Donn's Articles » Derek Fox

Derek Fox

When Ryalux and Derek Fox fell at the first fence in a handicap chase at Carlisle on 9th March, it didn’t look good for the young rider’s prospects of making it back in time for the Aintree Grand National.  It’s some fall that breaks your left wrist and your right collarbone.

But the Grand National was Fox’s aim: be back riding and fit in time to ride One For Arthur at Aintree.  With help from the team at Jack Berry House in Malton, he made it there all right.  Indeed, he made it back in time to re-visit the scene of the injury that put his appointment with One For Arthur yesterday in jeopardy, to ride two horses at Carlisle last Wednesday.  And he gave his bones a fair test when he had another fall from Imjoeking in the Topham Chase at Aintree on Friday.

Nonetheworse for that fall, he lined up on One For Arthur in the Grand National yesterday, and delivered Lucinda Russell’s horse with a perfectly-timed ride to win the most famous horse race of them all.

“I want to thank Jack Berry House for getting me here,” he said yesterday.  “I owe a lot to the team there.  Without them I wouldn’t have made it.  I was so determined to get back to ride this horse, but without them I wouldn’t be here.  And Lucinda and Scu and the owners.  This is the best feeling.  It’s even better than I thought it could be.”

Hailing from Sligo in the north west of Ireland, Fox started off show jumping and pony racing when he was eight years old.  His mother’s side of the family were always involved with horses, his uncle Mark McNiff, now a trainer, was riding at the time and young Derek used to ride out in the mornings before going to school.

He rode on the pony racing circuit until he was 16, then took out an amateur licence when he left school and started riding in point-to-points.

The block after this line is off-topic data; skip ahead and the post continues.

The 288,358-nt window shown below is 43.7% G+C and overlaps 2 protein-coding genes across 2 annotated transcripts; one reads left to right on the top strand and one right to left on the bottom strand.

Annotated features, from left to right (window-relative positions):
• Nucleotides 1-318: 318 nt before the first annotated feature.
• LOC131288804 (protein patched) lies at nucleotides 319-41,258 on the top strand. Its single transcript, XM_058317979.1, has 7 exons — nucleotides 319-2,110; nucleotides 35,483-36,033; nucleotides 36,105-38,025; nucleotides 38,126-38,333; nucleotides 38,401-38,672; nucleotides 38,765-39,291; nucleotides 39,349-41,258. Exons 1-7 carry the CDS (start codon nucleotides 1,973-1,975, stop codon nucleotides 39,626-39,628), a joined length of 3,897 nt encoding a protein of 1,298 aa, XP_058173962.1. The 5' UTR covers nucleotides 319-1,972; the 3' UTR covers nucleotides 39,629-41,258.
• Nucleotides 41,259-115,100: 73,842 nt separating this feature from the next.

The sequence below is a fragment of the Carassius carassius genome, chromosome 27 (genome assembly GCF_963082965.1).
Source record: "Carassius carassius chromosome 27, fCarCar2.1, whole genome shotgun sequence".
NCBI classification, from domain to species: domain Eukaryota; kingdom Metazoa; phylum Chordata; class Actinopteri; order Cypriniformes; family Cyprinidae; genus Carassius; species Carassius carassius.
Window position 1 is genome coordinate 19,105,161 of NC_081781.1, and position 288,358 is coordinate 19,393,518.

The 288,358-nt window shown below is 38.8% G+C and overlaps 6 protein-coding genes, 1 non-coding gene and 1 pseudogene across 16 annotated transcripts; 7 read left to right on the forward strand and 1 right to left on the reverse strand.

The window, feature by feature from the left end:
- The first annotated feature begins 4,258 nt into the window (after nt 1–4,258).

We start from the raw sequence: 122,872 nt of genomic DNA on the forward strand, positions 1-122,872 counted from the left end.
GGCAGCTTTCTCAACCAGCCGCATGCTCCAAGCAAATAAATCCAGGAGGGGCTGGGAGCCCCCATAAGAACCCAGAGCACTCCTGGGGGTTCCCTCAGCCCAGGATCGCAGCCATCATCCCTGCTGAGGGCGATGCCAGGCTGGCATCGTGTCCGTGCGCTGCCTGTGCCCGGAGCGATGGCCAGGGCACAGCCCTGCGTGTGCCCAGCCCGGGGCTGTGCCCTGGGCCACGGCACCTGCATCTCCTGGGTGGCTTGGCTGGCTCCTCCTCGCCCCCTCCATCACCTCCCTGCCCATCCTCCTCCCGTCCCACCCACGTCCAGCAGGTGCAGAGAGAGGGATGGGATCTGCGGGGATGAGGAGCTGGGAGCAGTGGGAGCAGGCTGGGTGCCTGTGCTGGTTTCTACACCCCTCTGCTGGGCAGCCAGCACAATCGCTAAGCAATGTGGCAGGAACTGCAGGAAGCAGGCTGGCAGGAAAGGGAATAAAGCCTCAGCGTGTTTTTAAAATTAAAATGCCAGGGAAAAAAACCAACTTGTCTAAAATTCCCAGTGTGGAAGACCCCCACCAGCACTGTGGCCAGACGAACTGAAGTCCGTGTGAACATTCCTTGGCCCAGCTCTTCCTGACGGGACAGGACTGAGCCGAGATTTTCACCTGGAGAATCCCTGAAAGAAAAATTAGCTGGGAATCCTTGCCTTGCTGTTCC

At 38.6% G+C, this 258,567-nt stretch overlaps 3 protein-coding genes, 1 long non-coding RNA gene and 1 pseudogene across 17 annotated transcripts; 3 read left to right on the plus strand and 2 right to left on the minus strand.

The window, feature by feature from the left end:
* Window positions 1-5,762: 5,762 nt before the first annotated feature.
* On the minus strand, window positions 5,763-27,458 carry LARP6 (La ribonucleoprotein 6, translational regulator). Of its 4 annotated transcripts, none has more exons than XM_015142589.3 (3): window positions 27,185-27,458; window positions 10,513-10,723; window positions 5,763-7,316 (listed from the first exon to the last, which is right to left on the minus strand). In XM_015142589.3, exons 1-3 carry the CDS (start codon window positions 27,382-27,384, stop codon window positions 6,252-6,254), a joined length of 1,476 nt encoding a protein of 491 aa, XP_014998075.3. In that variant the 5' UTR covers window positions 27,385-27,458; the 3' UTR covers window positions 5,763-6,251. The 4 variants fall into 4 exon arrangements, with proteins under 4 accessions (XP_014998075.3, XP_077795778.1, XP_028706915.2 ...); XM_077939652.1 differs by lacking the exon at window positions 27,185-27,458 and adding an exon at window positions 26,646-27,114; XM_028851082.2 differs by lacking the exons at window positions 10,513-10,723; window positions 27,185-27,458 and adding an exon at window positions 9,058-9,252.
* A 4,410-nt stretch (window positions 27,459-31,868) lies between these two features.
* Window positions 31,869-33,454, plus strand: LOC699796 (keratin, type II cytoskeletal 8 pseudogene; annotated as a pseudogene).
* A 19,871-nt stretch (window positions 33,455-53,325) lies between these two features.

When his uncle started to train, Fox rode for him, and for Noel Kelly.  He spent a summer with John Carr before spending a year with Charles Byrnes, during which time, at the age of 18, he turned conditional.  He continued to ride for Mark McNiff and for Noel Kelly, and it was Kelly who provided him with his biggest winner to date in Ireland, Charlie’s Vic in the Grade 3 Dawn Run Mares’ Novices’ Hurdle at Limerick in March 2013.

He rode the Old Vic mare in all 14 of her races and to all four of her victories under Rules, and it was the ability that he displayed on the mare that got him noticed by Lucinda Russell.  Fox’s cousin Stephen Kelly worked for Russell, and Fox joined the Arlary trainer in October 2013.  At the time, he had ridden just 27 winners, but it wasn’t long before he started to hone his talent, not only as a jockey on the racetrack, but also in schooling young horses at home.

He rode his first winner for Lucinda Russell on The Friary at Hexham in November 2013, and continued to progress.  He rode 12 winners during his first season in Britain, and when Russell’s stable jockey Peter Buchanan retired at the end of last season, the trainer had no hesitation in entrusting Fox with the job as number one.

The rider made headlines in February 2015 when he was banned from driving for 20 months after being found to have been over the legal alcohol limit but, since then, he hasn’t looked back.  He lost his claim at the end of 2015, but that did not hinder his progress.  He had ridden 16 winners in Britain this season before yesterday, 11 of them for Russell but, even before yesterday, One For Arthur stood out. 

Fox rode the Milan gelding for the first time in a handicap chase at Kelso last October, and he duly won on him.  He rode him to finish fifth in the Becher Chase over the Grand National fences last December, before riding him to victory again in the Classic Chase at Warwick in January.  That was the biggest win of the jockey’s career.  Before yesterday.

“Not everyone can be champion jockey,” said the rider.  “That’s just the nature of it.  But the Grand National just gives a standard jockey like myself a chance to shine on the big day.”

© The Sunday Times, 9th April 2017